Thursday, November 8, 2018

Sears, Capitalism and Jim Crow

From Intellectual Takeout:
Prior to 1893, rural households could not receive mail directly at their homes. Instead, farm families were forced to travel long distances to pick up their mail from the post office. This obviously presented a problem for many black families, as going to these central locations came with the potential for humiliation and danger. Of course, this may not have been such a huge problem had the federal government allowed for competition over the post. But since the US Postal Service had a monopoly over the transportation of the mail, there was little that could be done to remedy this problem without the federal government enacting a law.

After Congress passed the Rural Free Delivery Act, this all changed. The Chicago-based company was finally able to send Sears catalogs to the homes of rural southerners with ease. And this made all the difference in the world. As Louis Hyman, an associate professor of history at Cornell University tweeted last week, “In my history of consumption class, I teach about #Sears, but what most people don't know is just how radical the catalogue was in the era of #Jim Crow.”

Sears had a policy that it would accept any order it received, regardless of the format. This meant that customers were not strictly limited to the use of an official order slip. And since many black southerners could not read or write at the time, this was especially helpful. So long as you could scribble on a piece of scrap paper that you needed a pair of overalls in size large, and paid the required amount, Sears would send you what you needed. The Bitter Southerner commented on this policy, saying, “...even if it was written in broken English or nearly illegible, the overalls would be shipped.”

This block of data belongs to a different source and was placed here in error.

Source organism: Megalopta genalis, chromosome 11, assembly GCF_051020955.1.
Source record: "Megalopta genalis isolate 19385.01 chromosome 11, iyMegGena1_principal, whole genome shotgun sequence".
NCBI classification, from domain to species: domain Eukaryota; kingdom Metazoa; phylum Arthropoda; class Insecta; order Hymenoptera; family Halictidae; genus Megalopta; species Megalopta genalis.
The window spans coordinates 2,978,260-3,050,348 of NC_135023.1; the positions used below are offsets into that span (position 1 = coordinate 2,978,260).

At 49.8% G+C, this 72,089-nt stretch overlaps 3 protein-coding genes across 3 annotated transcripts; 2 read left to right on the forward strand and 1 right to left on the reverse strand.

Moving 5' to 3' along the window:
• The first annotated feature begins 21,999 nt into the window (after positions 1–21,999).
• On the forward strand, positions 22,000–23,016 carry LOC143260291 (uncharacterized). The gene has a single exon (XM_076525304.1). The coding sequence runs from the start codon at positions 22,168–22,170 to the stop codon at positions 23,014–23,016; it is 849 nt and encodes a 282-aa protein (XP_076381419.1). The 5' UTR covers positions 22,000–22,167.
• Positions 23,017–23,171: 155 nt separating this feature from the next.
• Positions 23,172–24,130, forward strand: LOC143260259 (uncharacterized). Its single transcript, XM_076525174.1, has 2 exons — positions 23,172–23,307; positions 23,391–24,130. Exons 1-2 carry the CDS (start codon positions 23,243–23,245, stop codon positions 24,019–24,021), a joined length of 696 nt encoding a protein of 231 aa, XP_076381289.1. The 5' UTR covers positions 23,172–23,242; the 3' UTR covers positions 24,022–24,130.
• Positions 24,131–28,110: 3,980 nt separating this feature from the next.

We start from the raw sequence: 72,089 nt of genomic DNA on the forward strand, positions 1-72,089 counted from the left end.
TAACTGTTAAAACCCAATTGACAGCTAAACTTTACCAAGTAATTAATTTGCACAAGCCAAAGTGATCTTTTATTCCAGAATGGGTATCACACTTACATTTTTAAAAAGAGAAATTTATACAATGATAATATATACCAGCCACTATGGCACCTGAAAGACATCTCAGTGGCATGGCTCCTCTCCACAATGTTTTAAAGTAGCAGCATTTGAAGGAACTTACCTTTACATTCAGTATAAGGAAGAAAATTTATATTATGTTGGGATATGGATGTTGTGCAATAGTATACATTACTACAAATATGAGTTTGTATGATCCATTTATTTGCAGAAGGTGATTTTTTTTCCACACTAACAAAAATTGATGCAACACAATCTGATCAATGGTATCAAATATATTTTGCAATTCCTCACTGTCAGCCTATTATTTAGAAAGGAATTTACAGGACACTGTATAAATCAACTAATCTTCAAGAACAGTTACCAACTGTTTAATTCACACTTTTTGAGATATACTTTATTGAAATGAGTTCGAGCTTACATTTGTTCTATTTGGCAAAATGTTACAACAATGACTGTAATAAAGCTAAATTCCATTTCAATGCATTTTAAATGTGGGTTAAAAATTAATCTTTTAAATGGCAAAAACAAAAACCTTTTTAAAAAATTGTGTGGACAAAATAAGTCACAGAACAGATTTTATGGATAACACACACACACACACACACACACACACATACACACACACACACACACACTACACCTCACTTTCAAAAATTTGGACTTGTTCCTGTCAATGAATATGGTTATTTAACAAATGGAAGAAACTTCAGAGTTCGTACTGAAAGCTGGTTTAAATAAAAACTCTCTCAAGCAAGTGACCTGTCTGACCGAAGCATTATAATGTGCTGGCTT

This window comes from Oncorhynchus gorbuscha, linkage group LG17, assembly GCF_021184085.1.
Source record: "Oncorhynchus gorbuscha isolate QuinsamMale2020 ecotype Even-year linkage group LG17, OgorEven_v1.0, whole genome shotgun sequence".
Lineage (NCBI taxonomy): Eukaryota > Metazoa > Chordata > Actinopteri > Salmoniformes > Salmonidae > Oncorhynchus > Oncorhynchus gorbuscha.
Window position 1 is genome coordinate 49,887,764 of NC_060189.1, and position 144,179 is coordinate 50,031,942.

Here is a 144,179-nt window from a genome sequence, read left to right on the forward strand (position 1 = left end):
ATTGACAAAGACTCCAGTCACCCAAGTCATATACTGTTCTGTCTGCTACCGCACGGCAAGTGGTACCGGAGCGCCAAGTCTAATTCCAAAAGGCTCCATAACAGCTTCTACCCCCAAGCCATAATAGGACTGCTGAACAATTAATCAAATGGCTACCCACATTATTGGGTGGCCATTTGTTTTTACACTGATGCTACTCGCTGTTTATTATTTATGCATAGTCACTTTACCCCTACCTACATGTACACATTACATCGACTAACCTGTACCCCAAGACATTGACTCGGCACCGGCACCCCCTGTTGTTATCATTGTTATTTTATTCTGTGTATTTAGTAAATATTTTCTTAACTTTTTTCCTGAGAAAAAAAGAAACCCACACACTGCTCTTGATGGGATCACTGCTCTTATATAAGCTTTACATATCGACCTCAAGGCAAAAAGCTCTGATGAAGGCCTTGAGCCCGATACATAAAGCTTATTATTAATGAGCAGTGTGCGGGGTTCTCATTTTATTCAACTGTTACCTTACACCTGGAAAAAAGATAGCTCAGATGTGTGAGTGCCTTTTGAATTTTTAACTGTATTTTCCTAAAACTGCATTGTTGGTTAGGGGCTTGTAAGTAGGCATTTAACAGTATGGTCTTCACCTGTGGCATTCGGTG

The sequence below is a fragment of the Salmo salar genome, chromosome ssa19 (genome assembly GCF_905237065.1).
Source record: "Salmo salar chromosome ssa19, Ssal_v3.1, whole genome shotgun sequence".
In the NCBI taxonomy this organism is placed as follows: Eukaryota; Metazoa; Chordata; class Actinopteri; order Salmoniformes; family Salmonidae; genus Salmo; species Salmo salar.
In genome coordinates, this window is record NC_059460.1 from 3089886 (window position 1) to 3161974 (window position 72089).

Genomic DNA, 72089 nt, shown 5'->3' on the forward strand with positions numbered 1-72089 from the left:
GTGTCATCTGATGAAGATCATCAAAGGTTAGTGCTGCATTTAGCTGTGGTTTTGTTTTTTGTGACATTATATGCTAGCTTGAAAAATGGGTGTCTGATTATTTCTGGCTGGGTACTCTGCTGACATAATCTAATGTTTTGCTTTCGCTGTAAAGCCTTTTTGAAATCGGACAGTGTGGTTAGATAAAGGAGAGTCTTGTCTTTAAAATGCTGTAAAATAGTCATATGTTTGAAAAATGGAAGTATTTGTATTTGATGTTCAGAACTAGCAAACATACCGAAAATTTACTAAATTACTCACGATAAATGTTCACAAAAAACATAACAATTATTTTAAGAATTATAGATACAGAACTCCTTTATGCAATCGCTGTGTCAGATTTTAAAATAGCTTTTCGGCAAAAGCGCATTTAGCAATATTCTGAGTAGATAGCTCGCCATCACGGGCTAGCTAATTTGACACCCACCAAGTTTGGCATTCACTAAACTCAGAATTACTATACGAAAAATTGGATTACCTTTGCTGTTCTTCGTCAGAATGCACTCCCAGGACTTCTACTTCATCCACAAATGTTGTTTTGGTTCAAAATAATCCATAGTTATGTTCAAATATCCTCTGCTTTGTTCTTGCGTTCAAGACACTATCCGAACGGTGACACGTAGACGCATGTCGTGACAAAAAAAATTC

Since ordering through the post offered consumers anonymity, Sears had almost no idea which of its customers were black and which were white, ensuring that each customer was treated equally. So long as you had the money to pay for an item, the item would be shipped to you. But this helped with more than just clothing and household goods.

Few people remember that Sears used to sell actual homes, as well. After sending the materials via mail, the buyers would then assemble these homes on their own. And for black families looking to own homes in the segregated South, this helped bypass the scrutiny of those who refused to sell or build homes for anyone who wasn’t white. (Read more.)

No comments: